Halo Legends is a set of anime shorts based on the Halo franchise.
Since its debut on the Xbox, the Halo series has crossed game genres (Halo Wars) and jumped mediums with novels and toys - now it has made the jump to anime.
Halo Legends consists of eight shorts - Origins I & Origins II, The Dual, Homecoming, Odd One Out, Prototype, The Babysitter, and The Package - created by five top anime production houses and dubbed into English by Seraphim Digital Studios, an anime dub/production company whose recent work includes the drama, Clannad.
This production explains the back story of the Halo universe, including the origins of the Halo, the Arbiter, and the Spartans.
The opening gives a few quick glimpses of the stories to follow and puts you in the mood for what will be a wild ride around the galaxy as the Halo series is put into perspective. From the water paint look of The Duel, to the CGI of The Package - you're in for a strange mix of art styles.
Origins 1 & 2 - Studio 4°c
The first story is comprised of two parts and Cortana tells the back story of the franchise as a whole. The story revolves around the Forerunners, creators of the Halo ring, and the Flood invading their planet. The Forerunners sacrificed themselves to kill off the Floof via the Halo. These features give you a better idea of how destructive the Halo rings are: they will wipe out everything, everywhere - they'll even take care of your cockroach infestation.
The Duel - Production I.G
The transition between animation style has this part looking like an animated oil painting - similar to Capcom's Okami. It tells the back story of the Arbiter, the second playable character from Halo 2 and ally in Halo 3, and how the role came to be seen as shameful by the Elites.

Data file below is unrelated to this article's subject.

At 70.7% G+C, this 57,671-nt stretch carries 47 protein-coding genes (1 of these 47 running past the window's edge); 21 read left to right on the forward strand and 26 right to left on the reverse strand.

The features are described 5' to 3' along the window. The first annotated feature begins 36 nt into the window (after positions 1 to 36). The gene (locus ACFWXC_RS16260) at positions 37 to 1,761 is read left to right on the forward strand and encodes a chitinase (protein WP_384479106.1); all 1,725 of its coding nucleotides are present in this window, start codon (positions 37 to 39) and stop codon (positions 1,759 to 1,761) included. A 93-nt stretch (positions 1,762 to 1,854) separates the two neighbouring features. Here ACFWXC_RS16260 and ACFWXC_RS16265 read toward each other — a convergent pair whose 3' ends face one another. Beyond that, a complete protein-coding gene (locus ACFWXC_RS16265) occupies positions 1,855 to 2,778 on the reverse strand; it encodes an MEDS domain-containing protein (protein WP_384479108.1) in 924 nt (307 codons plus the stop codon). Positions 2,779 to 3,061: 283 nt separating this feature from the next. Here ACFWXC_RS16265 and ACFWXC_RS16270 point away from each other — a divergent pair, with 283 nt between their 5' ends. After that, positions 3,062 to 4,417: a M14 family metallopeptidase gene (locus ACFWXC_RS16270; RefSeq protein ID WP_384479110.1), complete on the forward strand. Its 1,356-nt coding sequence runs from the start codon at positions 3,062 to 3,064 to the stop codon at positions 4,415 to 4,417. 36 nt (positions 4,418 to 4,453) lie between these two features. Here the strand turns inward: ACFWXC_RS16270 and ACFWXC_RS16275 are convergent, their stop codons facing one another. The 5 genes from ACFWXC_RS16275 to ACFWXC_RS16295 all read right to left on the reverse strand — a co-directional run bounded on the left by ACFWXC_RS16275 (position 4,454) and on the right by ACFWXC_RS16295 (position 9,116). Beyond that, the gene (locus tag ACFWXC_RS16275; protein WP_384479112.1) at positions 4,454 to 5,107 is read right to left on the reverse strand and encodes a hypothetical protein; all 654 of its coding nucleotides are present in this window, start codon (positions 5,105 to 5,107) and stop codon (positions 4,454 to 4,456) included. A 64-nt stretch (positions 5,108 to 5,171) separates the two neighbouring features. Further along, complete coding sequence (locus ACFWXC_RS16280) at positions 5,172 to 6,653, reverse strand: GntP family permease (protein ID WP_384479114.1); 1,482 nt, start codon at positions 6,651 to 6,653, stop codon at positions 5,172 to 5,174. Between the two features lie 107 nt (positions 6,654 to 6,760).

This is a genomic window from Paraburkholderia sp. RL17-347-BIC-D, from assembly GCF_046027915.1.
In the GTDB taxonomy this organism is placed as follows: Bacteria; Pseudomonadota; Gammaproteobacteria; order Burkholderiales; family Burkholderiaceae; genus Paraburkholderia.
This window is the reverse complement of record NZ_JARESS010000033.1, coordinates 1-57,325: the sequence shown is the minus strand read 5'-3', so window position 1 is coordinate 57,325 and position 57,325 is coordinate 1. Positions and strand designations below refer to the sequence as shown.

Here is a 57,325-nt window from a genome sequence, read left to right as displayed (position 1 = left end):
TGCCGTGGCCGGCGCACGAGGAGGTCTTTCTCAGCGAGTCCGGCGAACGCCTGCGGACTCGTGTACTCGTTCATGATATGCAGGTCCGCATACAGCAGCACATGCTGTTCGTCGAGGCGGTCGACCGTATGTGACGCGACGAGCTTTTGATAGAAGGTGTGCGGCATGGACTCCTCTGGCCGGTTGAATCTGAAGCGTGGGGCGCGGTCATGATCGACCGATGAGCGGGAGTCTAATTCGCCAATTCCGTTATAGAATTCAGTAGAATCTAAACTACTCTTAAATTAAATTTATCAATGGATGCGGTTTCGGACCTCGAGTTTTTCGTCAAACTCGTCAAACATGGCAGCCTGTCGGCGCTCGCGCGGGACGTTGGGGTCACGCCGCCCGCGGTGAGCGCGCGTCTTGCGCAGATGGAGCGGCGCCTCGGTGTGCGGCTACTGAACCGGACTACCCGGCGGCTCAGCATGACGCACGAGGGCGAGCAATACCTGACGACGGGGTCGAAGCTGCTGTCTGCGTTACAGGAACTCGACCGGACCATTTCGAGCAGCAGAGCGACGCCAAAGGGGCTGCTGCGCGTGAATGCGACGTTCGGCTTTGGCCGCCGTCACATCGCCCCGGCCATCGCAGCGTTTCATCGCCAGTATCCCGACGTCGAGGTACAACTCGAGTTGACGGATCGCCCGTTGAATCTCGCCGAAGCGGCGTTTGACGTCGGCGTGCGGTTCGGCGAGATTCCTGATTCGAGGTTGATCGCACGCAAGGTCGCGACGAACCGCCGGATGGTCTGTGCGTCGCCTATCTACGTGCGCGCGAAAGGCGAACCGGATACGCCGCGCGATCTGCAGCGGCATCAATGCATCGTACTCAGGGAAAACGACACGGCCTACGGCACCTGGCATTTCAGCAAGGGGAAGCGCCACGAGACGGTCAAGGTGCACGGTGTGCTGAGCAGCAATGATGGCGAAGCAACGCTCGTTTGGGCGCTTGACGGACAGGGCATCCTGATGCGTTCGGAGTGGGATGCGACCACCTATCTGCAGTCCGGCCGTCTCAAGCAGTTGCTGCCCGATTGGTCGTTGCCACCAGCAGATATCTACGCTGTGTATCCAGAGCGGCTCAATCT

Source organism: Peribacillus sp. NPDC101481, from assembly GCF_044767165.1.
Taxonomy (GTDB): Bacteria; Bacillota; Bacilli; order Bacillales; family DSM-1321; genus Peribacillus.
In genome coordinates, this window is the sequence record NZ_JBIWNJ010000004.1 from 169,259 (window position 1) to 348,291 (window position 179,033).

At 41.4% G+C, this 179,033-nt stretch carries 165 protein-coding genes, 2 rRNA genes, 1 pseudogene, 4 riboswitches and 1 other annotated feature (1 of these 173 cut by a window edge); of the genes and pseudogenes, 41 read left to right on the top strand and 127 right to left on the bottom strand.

Homecoming - Production I.G
Despite being from the same production studio, Homecoming's art style is as different as the two stories preceding. This episode tells the story of a trainee Spartan who escapes the training facility and returns home to discover a clone has taken her place.
Odd One Out - Toei Animation
The transfer to this story's visual style is much less jarring than the first half of the set - instead it's the comedic theme that will come as a shock after the serious nature of the previous shows. Odd One Out is just that - it's the comic relief with Dragonball Z references in abundance, from human strong humanoid characters to an alien dropping from the sky in a ball shaped pod - just like a Saiyan.
Prototype - Bones
This story pulls the tone from comical, back to serious. It shows a flashback of a young female soldier dying as her commander, "Ghost", watches. As she lays dying, she challenges him to feel something. Driven by the loss, he steals a prototype Spartan outfit he was supposed to destroy and goes nuts in one of the best firefights in the set.
The Babysitter - Studio 4°c
In this episode a Spartan and an ODST squad go on an assassination mission and the Spartan shows off some Dead or Alive-esque melee skills - moving like the Spartan from Dead or Alive 4 when she takes on a brute.
The Package - Casio Entertainment
The final chapter features CG animation by the studio behind the Appleseed movies. In the package the Spartans rescue a scientist. During a couple of corridor runs that camera zooms to first person view and it looks just like the game - from his cross hairs to the status bars it's a nostalgic trip to be sure.
Watching the Halo Legends set in order makes the animation feel a little disjointed. As soon as you're into one style, it changes to another - it's quite jarring. The most notable cases are with Production I.G's, The Duel and The Package by Casio Entertainment. Although that isn't to say either were bad, just too dramatically different to be watched at once. They are best viewed on their own, so you can appreciate the individual styles and stories.
Overall everyone will have a favorite short, whether it's determined by their favorite production house, art style, or story. Even if this is as close to a Halo movie as we ever get, it's a perfect fit for the series.
Halo Legends features a good selection of extras to explore from Commentary by directors Frank O'Connor and Joseph Chou. Halo: The Story so far which gives an insight up until Halo 3 and the self-explanatory Making of Halo Legends.
In addition, if you pick up the blu-ray there's an exclusive feature titled Halo: Gaming Evolved - an obvious play on the Halo Combat Evolved. This feature provides an overview of the franchise from the novels, games and toys.
Keep it locked on NZGamer.com for your chance to win a copy later this week!